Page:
May 7, 2014

Dear Jay Rockefeller (D-Legacy rich):

It's one thing to openly engage in race baiting on the floor of the Senate.  It's another thing entirely to sell the indignation you pretend to affect.

So when you say, in your lolling monotone, that there are people on the Senate Finance committee who refuse to support yet another "infrastructure investment" -- having seen once how "shovel ready jobs" were actually crony payouts and phony green boondoggles -- because the President proposing them "is the wrong color," at least have the guts to specify against whom you're leveling the odious (and perfunctory-sounding) charge of racism.

Because here's the thing, Senator:  while many of us really DO object to Obama's policies based on his color, the color we object to is red, not black. We are free market capitalists. And we reject the attempts by red-diaper babies to "fundamentally transform us."

So. Kindly take your divisive rhetoric -- which we all know you don't truly believe -- wrap it up in the finest cavier your grandfather's money can buy you, and shove it up your pampered ass.

-- Or, I suppose, if you don't wish to do it yourself -- you are, after all, nothing if not refined -- you can have one of your domestics do it for you.   None of whom, I'm sure, are anywhere near brownish in hue.

Short of that, I ask respectfully that you shut your hypocritical pie hole until such time as either you have something sensible and worthwhile to say, or until said pie hole belches out its final poisonous CO2 burp and you're ushered off to that great big Country Club in the sky.

Thanks much!

Sincerely,

protein wisdom

ps. If you see him, tell Charlie Crist to go suck a bag of dicks. The only thing worse than a pandering one-man clown car is a pandering one-man clown car who was actively championed by the GOP establishment, right before he lost his re-election bid and found his "liberation" in becoming a Democrat, signaling just how close the two ruling class parties truly are in governmental philosophy.

Which, he has a point. Not having any principles, and having your moral compass set to relativism and popular, media-created consensus, IS liberating. It's just that it's also disgustingly opportunistic. And the reason no one on either side really trusts you.

Just ask Charles Johnson.

Posted by Jeff G. @ 10:01am
5 comments | Trackback

Comments (5)

  1. When names aren’t named. There oughta be a game show.

    How about?: Guess the Racist!

    Or: Who’s the Homophobe?

    And: Hunt Down the Christian!

    With the ancillary: Find the Jew!

    Maybe even: Which one is the Totalitarian?

    ” . . . there are impulses in the government every day . . . ” — “. . . I sense that some on the left . . .” — “There are some in this building . . .”

  2. It’s not even like this is a new development. Who Goes Nazi? goes back at least as far as 1941!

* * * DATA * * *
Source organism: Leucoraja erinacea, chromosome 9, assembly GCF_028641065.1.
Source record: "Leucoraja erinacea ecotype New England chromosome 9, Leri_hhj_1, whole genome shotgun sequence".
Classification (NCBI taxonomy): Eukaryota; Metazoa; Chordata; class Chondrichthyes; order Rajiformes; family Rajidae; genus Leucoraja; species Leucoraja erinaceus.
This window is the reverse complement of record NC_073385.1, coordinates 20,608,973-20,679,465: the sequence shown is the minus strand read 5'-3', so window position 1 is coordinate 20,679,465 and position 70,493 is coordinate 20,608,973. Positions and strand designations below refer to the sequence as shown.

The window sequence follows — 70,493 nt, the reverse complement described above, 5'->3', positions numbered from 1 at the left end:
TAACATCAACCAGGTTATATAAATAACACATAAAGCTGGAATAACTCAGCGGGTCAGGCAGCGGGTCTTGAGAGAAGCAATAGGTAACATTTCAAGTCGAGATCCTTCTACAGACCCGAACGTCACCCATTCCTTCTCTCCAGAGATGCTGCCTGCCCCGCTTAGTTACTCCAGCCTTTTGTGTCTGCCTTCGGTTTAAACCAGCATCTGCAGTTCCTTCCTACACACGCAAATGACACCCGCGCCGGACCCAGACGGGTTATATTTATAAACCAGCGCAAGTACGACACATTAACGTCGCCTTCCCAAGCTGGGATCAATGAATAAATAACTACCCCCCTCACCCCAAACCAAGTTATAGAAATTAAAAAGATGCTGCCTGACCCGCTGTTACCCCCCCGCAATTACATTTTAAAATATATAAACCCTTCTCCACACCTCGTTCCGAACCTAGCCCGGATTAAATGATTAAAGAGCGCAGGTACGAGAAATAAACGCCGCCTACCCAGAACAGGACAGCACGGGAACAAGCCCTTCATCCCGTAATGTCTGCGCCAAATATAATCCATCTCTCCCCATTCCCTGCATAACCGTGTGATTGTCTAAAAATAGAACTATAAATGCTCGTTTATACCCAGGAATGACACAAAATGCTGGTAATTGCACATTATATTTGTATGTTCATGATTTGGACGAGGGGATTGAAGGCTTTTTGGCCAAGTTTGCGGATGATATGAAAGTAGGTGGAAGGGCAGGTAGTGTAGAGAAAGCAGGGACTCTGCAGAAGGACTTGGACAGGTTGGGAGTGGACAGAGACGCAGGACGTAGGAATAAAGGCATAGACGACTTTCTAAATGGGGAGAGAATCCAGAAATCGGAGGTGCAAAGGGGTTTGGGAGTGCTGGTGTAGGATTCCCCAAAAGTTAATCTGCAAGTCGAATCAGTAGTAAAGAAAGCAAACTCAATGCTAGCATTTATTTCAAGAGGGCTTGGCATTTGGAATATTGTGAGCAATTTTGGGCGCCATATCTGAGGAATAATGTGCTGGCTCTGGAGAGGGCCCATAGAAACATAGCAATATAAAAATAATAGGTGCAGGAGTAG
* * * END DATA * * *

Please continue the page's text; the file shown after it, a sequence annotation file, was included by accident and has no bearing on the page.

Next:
3. Mr. A has a life that is established according to a certain form of personal behavior. Although he has no money, his unostentatious distinction and education have always assured him a position. He has never been engaged in sharp competition. He is a free man. I doubt whether ever in his life he has done anything he did not want to do or anything that was against his code. Nazism wouldn’t fit in with his standards and he has never become accustomed to making concessions.

    Mr. B has risen beyond his real abilities by virtue of health, good looks, and being a good mixer. He married for money and he has done lots of other things for money. His code is not his own; it is that of his class—no worse, no better, He fits easily into whatever pattern is successful. That is his sole measure of value—success. Nazism as a minority movement would not attract him. As a movement likely to attain power, it would.

    The saturnine man over there talking with a lovely French emigree is already a Nazi. Mr. C is a brilliant and embittered intellectual. He was a poor white-trash Southern boy, a scholarship student at two universities where he took all the scholastic honors but was never invited to join a fraternity. His brilliant gifts won for him successively higher government positions, partnership in a prominent law firm, and eventually a highly paid job as a Wall Street adviser…

    He is a snob, loathing his own snobbery… Even more than he hates the class into which he has insecurely risen, does he hate the people from whom he came… He loathes everything that reminds him of his origins and his humiliations.

    Sound like anyone you’d recognize?

  4. Minus the brilliant part, sure.

  5. “Sound like anyone you’d recognize?”

    In the manner of Genjisss KAAAHHHhhhnnnn.

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